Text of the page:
Open up the IIS manager: type this into START->RUN>%SystemRoot%\system32\inetsrviis.msc –this will open the IIS Manager.
In the left pane, click the + sign to expand your server, then click “Web Service Extensions”. If you don’t see the “Allow”, “Prohibit” and “Properties” buttons, click the “Extended” tab at the bottom.
You will need to Allow “All unknown CGI Extensions”, in spite of the warning it gives you; BugZilla just won’t run without this setting. Next, make sure all of the following are listed, and are Allowed:
a. Perl CGI Extension,
b. Perl ISAPI Extension,
c. Perl Scripts,
d. PerlEx ISAPI Extension
If you need to Add any of them, click on the hyperlink “Add a new Web service extension…” on the left of the pane.
The “Extension Name” is simply the name as noted above: “Perl CGI Extension”, or “Perl ISAPI Extension”, or…etc. You then select, or browse to, the proper .EXE or .DLL file. For “Perl CGI Extension” you need to add some parameters; you’ll enter C:\Perl\bin\perl.exe “%s” %s . For “Perl ISAPI Extension” you’ll enter or browse to C:\Perl\bin\perlis.dll; and for “Perl scripts”, it’s simply C:\Perl\bin\perl.exe.
Final Words : For PerlEx ISAPI Extension, it’s c:\Perl\bin\PerlEx30.dll.
NOTE: all of the above assumes you have installed Perl to the default of C:\Perl.
If not, you’ll need to adjust the paths. Also, the name of the PerlEx30.dll may be different….
You need to run starts with “perl“:
you should type perl checksetup.pl after changing to the Bugzilla directory (which should be “C:\Bugzilla”, or “ C:\Bugzilla\bugzilla<version name>).
Once checksetup.pl has run without telling you there are required modules missing, you should see the text that tells you that localconfig was created. Localconfig does not exist until it is created by checksetup.pl; and checksetup.pl won’t create the file until checksetup.pl runs without finding any missing modules.
Localconfig is a text file in the Bugzilla directory that contains various settings;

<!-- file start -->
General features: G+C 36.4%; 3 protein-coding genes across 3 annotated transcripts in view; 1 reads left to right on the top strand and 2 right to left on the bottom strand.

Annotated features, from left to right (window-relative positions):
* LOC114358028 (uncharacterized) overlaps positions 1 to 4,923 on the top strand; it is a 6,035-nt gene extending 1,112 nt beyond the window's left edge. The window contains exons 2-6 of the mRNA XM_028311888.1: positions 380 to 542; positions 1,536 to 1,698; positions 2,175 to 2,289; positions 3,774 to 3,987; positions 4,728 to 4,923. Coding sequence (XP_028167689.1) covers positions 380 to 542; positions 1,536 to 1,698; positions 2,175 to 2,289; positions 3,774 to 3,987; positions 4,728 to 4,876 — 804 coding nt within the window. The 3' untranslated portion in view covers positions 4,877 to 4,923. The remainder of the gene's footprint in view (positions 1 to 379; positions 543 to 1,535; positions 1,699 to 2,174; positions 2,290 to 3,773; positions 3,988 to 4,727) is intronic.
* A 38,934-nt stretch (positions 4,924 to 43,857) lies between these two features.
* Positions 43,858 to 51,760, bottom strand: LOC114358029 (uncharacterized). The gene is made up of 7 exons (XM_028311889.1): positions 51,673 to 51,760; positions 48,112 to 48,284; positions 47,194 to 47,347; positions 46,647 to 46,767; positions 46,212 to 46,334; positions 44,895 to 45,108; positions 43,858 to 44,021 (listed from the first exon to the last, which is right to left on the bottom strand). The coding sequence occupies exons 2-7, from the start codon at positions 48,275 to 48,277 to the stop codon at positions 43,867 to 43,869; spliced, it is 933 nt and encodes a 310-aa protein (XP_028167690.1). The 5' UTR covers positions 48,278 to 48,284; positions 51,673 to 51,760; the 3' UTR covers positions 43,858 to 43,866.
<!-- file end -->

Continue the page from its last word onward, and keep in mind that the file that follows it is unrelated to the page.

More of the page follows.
Follow the instructions to enter the password in the localconfig file.
NOTE: If you use Notepad as your editor, when you Save the file, change the file type from “Text documents(.TXT)” to “All files(*.*)” and make sure the Encoding is “ANSI”. Once you’ve edited and saved the localconfig file, run perl checksetup.pl from a command prompt again.
At this point, you will likely get an error stating you could not connect to the MySQL database (assuming u use Mysql). For some reason, this seems to occur even if you have correctly entered the password in localconfig.
To fix this, you need to reset the password. Open a command prompt window and log in to the MySQL database as Administrator ! enter the following command, replacing account in MySQL: set password for ‘bugs’@’localhost’ = OLD_PASSWORD
Now, run checksetup.pl again from a command prompt using the same command: perl checksetup.pl
This time, it should create the tables for you, exactly as shown in the first set of instructions. Once that finishes, it’s worth checking your server configuration: open a command prompt window and enter: perl testserver.pl http://localhost/Bugzilla — (assuming your IIS virtual directory was named “Bugzilla”)
If not, change the command accordingly:-
The test should run successfully; at this point, take care of entering the parameters and setting up the scheduled tasks. In order to enter the parameters, you will need to run BugZilla in a browser. Open up your web browser, on the same computer on which you installed BugZilla. Assuming your IIS virtual Directory was “Bugzilla”, you would type the following into your browser: http://localhost/Bugzilla.
NOTE : If you get a HTTP 400 – Bad Request error message at this point, you probably have not set up your loopback adapter.
Hope u get some info from here !
Good Luck !